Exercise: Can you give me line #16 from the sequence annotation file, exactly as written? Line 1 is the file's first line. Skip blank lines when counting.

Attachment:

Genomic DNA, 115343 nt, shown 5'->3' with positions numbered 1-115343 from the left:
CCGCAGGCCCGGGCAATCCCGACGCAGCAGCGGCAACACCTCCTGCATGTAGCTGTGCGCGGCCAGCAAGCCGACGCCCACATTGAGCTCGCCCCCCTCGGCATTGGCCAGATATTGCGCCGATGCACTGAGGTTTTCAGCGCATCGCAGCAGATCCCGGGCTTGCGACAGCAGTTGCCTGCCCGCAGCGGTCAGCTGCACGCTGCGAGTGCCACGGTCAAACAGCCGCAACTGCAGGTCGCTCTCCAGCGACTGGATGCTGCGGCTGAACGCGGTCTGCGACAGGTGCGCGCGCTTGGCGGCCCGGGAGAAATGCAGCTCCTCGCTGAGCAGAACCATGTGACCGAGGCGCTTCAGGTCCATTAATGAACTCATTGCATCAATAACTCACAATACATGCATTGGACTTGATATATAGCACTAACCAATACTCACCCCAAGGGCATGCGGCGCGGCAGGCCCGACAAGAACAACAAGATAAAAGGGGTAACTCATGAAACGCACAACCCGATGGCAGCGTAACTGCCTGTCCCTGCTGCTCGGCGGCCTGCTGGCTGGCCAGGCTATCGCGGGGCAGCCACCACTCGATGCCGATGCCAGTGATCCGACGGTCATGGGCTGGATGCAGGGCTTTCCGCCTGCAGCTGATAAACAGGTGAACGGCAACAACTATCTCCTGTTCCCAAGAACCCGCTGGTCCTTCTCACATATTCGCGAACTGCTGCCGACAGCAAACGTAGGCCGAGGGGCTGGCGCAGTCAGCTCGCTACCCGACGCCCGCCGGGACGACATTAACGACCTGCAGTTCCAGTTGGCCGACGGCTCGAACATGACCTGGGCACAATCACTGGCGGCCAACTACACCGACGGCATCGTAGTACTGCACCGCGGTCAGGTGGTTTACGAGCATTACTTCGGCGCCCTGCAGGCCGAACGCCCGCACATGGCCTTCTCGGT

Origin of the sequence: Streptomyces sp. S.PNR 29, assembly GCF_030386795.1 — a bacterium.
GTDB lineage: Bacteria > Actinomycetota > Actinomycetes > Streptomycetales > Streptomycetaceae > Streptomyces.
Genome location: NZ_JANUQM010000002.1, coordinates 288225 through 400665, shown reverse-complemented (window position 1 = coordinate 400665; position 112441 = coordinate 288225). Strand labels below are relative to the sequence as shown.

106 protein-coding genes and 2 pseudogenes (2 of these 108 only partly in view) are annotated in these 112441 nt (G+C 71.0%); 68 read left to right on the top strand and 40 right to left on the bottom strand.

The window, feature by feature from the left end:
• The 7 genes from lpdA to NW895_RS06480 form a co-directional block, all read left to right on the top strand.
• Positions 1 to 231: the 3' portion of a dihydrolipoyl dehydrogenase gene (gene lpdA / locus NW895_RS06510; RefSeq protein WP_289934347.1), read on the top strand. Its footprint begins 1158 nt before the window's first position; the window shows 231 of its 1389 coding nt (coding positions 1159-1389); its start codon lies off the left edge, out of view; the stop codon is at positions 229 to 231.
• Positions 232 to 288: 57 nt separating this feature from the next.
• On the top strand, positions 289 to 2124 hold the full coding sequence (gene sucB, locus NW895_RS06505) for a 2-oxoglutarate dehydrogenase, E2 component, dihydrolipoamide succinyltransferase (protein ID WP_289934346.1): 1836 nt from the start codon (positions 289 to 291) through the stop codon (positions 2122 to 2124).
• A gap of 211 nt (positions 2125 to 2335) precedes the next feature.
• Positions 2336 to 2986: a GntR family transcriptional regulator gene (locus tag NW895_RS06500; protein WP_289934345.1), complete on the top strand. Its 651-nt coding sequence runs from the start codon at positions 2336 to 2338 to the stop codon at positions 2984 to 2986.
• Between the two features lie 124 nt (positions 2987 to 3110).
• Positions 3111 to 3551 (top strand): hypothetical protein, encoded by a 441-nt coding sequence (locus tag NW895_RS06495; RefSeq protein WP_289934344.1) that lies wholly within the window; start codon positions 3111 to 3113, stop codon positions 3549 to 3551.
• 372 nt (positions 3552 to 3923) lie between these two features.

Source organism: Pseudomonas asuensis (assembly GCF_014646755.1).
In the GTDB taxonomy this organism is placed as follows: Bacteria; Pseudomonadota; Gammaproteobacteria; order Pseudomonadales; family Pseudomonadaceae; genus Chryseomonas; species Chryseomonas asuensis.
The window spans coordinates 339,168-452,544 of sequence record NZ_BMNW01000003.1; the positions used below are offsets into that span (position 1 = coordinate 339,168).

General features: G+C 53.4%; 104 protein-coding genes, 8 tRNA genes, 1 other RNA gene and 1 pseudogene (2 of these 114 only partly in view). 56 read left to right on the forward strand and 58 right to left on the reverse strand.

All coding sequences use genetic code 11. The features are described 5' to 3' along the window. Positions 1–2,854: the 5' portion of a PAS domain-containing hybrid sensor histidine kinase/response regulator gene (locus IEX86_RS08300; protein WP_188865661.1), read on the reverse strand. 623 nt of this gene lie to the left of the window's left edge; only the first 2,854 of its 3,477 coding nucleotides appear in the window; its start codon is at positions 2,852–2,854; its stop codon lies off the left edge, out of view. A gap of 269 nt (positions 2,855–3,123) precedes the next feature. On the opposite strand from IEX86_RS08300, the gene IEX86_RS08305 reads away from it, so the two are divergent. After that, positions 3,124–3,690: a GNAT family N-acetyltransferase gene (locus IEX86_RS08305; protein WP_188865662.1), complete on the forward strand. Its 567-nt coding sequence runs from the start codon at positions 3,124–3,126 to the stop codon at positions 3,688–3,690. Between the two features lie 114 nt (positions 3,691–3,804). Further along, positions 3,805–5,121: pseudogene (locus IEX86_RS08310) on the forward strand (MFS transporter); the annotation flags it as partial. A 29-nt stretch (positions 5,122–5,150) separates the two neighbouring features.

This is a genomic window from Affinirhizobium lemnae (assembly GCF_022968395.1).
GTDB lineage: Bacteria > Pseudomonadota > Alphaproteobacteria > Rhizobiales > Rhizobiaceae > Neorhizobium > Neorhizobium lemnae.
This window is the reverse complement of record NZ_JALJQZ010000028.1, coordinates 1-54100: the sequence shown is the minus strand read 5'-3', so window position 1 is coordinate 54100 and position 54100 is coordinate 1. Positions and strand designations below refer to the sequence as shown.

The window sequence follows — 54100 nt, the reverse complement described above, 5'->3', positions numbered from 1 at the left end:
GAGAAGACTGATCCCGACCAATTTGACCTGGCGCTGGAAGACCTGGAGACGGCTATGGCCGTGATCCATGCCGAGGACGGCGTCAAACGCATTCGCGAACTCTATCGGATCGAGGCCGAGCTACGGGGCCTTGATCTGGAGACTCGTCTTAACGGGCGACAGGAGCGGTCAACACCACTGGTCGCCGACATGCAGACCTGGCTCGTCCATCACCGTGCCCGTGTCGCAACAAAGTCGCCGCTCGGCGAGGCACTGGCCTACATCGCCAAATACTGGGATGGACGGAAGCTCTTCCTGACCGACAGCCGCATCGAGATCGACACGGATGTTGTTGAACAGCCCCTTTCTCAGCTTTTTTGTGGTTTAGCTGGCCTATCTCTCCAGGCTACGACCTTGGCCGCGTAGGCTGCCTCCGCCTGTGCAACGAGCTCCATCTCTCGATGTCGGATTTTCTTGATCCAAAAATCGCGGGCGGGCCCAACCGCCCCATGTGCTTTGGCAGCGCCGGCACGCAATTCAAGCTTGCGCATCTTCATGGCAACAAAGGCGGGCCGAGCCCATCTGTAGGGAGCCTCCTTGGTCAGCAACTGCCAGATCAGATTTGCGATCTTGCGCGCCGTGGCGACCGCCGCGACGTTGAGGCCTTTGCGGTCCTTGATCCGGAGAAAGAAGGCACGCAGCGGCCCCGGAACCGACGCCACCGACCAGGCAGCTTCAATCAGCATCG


• 372 nt (positions 3552 to 3923) lie between these two features.